About Art & Language Arts Online
This blog is for current and past teachers of the Getty Museum’s Art & Language Arts program. Art & Language Arts teachers are invited to use the blog to share ideas for art and arts-integrated lessons and activities.
Please read the following guidelines before posting to or commenting on this blog.
Who can post to Art & Language Arts Online?
Art & Language Arts Online is designed for elementary school teachers who have graduated from or are currently enrolled in the Getty’s Art & Language Arts program. To register, e-mail email@example.com and tell us your name and what username you would like to appear on your posts. We’ll set up your account and send you a password.
Who can comment on posts to Art & Language Arts Online?
Anyone can comment. The first time you comment, your comment must be approved by J. Paul Getty Trust staff. After your first comment is approved, you can post comments without pre-approval. When a comment is made on one of your posts, you will receive an e-mail alert.
How do you post to Art & Language Arts Online?
Find out how to post to this blog using these instructions.
Appropriate Posts and Comments
Posts and comments should be civil and professional in tone, and be related to topics of art education, teaching, and the arts in general. For example, postings about the following areas are appropriate:
- Art lessons
- Arts-integrated language arts lessons
- Art-making activities
- Art supplies
- Art history
- Useful art-related Web sites
- K–5 teaching
- Teacher resources on the Web
- Museum resources
- Professional development for teachers
Inappropriate Posts and Comments
Please refrain from posting the following:
- Commercial advertisements, spam, or solicitations
- Topics generally irrelevant to the interests of this community
- Personal criticism of any individuals
- Personal or confidential information about others
- Content that includes copyrighted information, unless permission to reproduce is obtained
- Material that contains profanity or is unlawful, abusive, or obscene
Add Your Post to a Category
Choose a category for your post. This helps other teachers find your post under a relevant topic. Categories are broad areas of interest within the blog’s topic. For example, a post about a papier-maché sculpture activity may be categorized under the broad topic of “Art-making activities.”
Create Tags for Your Posts
Consider creating tags for your post that describe its content more specifically than the general category does. This helps other teachers easily find and search for specific topics of interest. For example, a post about a papier-maché sculpture activity may be tagged with words like “sculpture” “papier-maché” and “activity.” Examples of other appropriate tags include “sculpture,” “print-making,” “illuminated manuscripts,” “visual arts standards.”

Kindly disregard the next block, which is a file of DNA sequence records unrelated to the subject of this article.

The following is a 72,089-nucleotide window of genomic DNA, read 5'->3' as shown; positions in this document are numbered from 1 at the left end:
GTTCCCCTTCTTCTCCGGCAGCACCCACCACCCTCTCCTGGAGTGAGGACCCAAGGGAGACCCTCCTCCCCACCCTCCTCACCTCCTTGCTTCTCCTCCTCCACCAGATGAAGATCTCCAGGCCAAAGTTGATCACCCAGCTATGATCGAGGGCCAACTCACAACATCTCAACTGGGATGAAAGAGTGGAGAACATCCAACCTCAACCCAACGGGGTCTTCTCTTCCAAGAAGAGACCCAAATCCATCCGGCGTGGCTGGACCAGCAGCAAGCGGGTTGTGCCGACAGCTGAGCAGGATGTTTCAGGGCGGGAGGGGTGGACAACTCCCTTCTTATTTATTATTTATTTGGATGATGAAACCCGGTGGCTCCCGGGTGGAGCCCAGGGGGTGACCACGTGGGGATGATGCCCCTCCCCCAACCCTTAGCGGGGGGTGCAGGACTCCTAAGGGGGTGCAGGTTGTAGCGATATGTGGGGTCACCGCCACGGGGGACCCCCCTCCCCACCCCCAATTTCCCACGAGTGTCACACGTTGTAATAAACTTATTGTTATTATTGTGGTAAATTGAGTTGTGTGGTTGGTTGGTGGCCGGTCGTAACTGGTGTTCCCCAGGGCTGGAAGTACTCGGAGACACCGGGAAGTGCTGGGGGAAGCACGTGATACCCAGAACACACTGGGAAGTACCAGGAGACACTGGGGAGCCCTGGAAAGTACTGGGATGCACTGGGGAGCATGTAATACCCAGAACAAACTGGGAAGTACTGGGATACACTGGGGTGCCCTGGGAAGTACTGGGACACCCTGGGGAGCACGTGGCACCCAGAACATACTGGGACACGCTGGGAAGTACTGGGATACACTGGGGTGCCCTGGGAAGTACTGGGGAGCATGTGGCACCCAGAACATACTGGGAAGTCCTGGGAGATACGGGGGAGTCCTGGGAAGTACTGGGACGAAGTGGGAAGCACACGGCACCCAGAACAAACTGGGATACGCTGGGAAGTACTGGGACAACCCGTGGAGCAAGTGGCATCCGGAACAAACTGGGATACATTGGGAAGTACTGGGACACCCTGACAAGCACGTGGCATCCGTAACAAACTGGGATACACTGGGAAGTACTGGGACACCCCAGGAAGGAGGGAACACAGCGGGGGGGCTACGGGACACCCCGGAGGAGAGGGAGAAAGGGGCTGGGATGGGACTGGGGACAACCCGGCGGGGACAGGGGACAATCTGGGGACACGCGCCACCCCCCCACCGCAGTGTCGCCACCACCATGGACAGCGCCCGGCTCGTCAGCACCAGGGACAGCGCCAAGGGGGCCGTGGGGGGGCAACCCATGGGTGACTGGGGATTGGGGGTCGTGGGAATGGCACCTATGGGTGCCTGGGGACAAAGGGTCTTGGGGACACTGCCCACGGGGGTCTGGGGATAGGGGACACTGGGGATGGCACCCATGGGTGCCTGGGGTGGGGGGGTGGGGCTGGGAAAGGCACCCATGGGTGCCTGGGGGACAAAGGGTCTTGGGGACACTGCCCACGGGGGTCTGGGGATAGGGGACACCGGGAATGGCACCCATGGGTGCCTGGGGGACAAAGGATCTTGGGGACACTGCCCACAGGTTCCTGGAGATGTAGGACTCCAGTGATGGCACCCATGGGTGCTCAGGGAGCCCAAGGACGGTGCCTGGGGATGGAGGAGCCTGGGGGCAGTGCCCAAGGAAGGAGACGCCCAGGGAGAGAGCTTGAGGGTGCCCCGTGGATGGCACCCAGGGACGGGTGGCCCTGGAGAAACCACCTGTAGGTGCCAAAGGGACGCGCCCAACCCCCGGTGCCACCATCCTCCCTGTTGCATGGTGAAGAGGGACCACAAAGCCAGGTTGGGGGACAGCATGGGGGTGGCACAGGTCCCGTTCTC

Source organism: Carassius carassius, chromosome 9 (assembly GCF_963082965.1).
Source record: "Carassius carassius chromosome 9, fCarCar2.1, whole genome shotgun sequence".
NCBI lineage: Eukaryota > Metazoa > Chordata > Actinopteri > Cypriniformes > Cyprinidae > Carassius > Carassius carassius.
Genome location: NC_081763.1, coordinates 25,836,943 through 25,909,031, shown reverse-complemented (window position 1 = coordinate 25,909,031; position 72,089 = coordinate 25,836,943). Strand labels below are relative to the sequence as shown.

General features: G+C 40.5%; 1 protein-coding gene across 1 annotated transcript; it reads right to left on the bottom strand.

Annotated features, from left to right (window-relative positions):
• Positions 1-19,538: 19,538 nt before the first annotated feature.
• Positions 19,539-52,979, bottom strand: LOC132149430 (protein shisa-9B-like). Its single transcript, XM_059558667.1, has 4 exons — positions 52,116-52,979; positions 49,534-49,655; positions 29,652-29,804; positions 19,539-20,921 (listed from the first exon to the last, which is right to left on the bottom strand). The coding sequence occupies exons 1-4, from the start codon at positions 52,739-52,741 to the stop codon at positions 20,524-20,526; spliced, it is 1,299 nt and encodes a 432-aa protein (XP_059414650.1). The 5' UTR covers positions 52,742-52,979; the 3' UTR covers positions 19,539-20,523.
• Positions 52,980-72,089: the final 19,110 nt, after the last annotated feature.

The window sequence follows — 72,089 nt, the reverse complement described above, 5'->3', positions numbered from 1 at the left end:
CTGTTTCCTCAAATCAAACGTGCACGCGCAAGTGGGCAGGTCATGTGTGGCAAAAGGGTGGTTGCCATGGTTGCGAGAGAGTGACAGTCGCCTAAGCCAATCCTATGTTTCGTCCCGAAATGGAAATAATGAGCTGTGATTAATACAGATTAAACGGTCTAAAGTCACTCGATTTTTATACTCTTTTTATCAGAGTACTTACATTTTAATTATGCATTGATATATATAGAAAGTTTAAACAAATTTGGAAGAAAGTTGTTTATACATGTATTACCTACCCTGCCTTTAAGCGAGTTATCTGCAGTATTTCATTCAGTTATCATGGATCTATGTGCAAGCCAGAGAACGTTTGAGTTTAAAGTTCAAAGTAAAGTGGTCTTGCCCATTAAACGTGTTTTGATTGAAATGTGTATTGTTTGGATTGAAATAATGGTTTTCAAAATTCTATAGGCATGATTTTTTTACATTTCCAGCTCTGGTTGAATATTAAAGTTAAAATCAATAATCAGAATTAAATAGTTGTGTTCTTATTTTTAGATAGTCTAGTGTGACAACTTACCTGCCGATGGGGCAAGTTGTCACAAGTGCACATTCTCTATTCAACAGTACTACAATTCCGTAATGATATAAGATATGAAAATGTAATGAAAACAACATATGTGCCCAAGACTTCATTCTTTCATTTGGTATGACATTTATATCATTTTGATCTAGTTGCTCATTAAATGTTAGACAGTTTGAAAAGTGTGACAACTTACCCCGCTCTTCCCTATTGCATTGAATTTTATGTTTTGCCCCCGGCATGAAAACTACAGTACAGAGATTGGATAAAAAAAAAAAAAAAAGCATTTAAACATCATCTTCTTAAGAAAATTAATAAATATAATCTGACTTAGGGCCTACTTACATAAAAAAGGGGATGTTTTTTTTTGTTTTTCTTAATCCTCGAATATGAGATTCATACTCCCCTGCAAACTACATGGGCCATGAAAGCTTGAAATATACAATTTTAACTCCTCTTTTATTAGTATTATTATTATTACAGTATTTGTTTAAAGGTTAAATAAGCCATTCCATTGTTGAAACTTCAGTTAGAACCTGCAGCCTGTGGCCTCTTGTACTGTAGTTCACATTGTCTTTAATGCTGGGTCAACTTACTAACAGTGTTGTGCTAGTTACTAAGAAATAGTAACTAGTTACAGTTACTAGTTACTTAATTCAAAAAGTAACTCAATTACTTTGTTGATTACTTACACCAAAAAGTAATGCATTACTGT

For Your Own Security
Be aware that the content of messages posted to Art & Language Arts Online is publicly available on the Internet. Anyone can view and comment on this content. For this reason, please do not include information of a personal or sensitive nature in your posts or comments, such as e-mail addresses.
Posting Images—Do’s and Dont’s
If you do not adhere to the following guidelines for images, we may need to remove an image from your post.
- Do post images created by you of individuals who have given you permission to capture and publish their image, or of works of art by individuals who have given you permission to publish an image of the works.
- Do post images with Creative Commons licenses, along with attribution to the creator/s. Read more about Creative Commons licenses.
- Do obtain permission from the copyright holder of an image, if applicable. Send documentation of permission to us at firstname.lastname@example.org. Keep in mind that there may be additional copyright holders besides the photographer, especially if there is a work of art in the image. If you post an image found elsewhere on the Web, the copyright holder may be different than the site displaying the image.
- Do make sure images are properly credited, citing the source, the name of the maker, the correct title, and copyright (if applicable). If the image you’re posting was found on the Internet, link back to original source of the image.
- Don’t post copyrighted images without permission. If you’re unsure whether an image is copyrighted or do not know who owns the copyright to an image, it’s better not to post the image at all.
- Don’t post images of children under the age of 18 without written permission from a parent or legal guardian.
- Don’t post images that include any sculptures in the Stark Collection of Modern Outdoor Sculpture on view at the Getty Center.
- Don’t post images that include the painting Christ’s Entry into Brussels in 1889 by James Ensor.
- Don’t post images that include 20th and 21st century photographs in the Getty Museum’s collection unless you have prior approval from Getty staff.
- Don’t post images of individuals who have not given you permission to take their photograph.
Quoting Other Publications
When quoting any other blog or publication, be sure to link to the original (if possible) and use quotation marks or blockquotes (for longer texts).
If you want to write about your colleagues or their ideas, get permission before writing about them.
Federal laws protecting the privacy of children under the age of 13 in online environments are much stronger than online privacy laws for adults. For this reason, please do not post images of or personal information about children without written permission from a parent or legal guardian. For more information, read about the Children’s Online Privacy Protection Act (COPPA).